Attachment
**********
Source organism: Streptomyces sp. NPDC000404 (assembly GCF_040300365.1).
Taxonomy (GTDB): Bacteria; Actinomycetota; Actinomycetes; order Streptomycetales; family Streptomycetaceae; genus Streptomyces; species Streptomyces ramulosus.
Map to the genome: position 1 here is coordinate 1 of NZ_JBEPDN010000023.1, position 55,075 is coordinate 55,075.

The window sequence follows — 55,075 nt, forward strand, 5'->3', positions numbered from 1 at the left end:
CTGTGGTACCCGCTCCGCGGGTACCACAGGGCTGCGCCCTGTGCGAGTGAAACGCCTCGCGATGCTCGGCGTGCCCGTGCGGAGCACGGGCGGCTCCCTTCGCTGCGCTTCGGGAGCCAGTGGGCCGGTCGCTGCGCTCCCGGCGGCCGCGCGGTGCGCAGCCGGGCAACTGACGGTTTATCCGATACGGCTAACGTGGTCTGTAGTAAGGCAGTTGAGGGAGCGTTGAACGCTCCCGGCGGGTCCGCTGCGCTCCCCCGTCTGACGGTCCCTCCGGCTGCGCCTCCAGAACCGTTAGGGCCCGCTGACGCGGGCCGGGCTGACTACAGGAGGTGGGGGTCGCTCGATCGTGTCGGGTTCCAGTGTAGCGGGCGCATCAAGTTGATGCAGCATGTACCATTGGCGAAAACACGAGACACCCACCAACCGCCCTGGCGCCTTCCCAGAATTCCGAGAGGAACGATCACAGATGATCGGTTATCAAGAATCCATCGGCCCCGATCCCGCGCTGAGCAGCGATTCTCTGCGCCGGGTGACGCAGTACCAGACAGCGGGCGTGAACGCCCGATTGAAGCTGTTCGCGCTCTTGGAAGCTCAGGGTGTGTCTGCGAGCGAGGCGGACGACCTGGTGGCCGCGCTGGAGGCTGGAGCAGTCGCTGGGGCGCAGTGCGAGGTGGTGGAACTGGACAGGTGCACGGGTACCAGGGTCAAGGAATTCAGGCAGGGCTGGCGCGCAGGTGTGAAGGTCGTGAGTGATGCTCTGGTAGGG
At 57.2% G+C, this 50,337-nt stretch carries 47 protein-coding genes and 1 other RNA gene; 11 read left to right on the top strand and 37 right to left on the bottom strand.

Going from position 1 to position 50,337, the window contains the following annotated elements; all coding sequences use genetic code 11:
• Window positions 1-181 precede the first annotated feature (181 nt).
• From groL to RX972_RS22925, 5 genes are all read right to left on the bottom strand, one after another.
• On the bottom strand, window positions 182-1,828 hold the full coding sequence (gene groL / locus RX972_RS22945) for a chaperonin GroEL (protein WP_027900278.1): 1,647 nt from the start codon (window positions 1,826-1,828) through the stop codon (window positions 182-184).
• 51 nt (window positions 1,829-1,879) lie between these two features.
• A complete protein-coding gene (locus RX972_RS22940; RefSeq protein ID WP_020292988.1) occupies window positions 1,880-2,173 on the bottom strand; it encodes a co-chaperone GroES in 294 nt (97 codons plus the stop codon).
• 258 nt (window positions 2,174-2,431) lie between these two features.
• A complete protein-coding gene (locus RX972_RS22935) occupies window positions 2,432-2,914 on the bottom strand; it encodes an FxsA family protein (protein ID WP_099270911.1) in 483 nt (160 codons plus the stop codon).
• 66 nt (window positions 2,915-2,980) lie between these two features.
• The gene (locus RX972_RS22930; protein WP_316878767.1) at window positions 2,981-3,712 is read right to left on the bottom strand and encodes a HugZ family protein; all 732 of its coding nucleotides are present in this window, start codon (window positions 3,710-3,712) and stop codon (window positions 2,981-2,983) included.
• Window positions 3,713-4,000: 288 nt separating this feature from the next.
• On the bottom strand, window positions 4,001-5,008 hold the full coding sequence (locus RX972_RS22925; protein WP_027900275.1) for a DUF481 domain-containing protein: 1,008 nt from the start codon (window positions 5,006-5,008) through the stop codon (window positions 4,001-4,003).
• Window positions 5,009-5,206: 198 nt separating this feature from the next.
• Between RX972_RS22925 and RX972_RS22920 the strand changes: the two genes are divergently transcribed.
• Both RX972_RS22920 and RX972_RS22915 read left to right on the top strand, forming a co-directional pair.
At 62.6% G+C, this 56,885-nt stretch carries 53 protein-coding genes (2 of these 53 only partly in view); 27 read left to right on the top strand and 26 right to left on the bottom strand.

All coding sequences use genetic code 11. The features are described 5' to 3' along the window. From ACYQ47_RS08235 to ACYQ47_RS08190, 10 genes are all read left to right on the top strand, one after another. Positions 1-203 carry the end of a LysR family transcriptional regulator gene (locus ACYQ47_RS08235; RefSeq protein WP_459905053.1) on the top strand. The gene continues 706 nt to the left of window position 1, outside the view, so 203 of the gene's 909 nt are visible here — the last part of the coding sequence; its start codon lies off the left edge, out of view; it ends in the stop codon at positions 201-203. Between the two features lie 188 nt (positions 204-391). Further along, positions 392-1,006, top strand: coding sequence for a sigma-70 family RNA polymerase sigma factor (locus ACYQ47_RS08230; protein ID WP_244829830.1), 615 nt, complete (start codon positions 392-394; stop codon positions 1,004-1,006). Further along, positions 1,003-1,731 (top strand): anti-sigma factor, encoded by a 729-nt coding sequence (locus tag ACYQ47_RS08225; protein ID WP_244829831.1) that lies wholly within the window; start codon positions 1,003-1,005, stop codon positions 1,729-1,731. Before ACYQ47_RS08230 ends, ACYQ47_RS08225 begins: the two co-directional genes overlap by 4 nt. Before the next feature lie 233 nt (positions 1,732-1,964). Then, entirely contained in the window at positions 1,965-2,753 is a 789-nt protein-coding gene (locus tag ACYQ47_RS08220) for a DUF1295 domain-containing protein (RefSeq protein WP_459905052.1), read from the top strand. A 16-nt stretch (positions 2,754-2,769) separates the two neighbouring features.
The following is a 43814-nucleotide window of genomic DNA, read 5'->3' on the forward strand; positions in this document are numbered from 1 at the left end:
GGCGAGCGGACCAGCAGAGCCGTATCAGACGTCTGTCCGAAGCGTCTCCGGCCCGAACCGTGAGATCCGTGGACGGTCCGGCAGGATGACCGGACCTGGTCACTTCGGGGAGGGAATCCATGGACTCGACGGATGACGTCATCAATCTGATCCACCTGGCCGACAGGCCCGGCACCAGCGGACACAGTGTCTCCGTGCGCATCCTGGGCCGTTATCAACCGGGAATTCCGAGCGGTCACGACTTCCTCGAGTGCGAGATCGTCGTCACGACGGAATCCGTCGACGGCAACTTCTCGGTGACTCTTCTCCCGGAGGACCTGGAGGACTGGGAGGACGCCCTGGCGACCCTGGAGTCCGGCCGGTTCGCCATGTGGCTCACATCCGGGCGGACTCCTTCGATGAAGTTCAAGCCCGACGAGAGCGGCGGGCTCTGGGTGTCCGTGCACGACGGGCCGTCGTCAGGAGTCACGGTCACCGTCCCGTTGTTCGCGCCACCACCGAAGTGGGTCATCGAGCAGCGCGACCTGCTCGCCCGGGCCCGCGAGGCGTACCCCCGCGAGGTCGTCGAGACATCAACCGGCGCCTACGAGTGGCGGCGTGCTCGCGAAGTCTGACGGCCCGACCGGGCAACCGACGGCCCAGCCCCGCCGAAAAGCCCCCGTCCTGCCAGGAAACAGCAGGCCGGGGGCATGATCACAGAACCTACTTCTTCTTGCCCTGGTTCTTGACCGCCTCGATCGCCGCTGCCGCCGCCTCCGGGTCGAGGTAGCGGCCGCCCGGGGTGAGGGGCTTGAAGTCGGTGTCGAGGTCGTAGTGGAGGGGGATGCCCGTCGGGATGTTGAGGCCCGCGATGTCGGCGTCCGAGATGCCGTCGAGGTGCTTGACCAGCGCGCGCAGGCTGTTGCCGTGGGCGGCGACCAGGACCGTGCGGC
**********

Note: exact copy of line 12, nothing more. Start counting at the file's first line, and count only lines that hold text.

• A complete protein-coding gene (locus RX972_RS22940; RefSeq protein ID WP_020292988.1) occupies window positions 1,880-2,173 on the bottom strand; it encodes a co-chaperone GroES in 294 nt (97 codons plus the stop codon).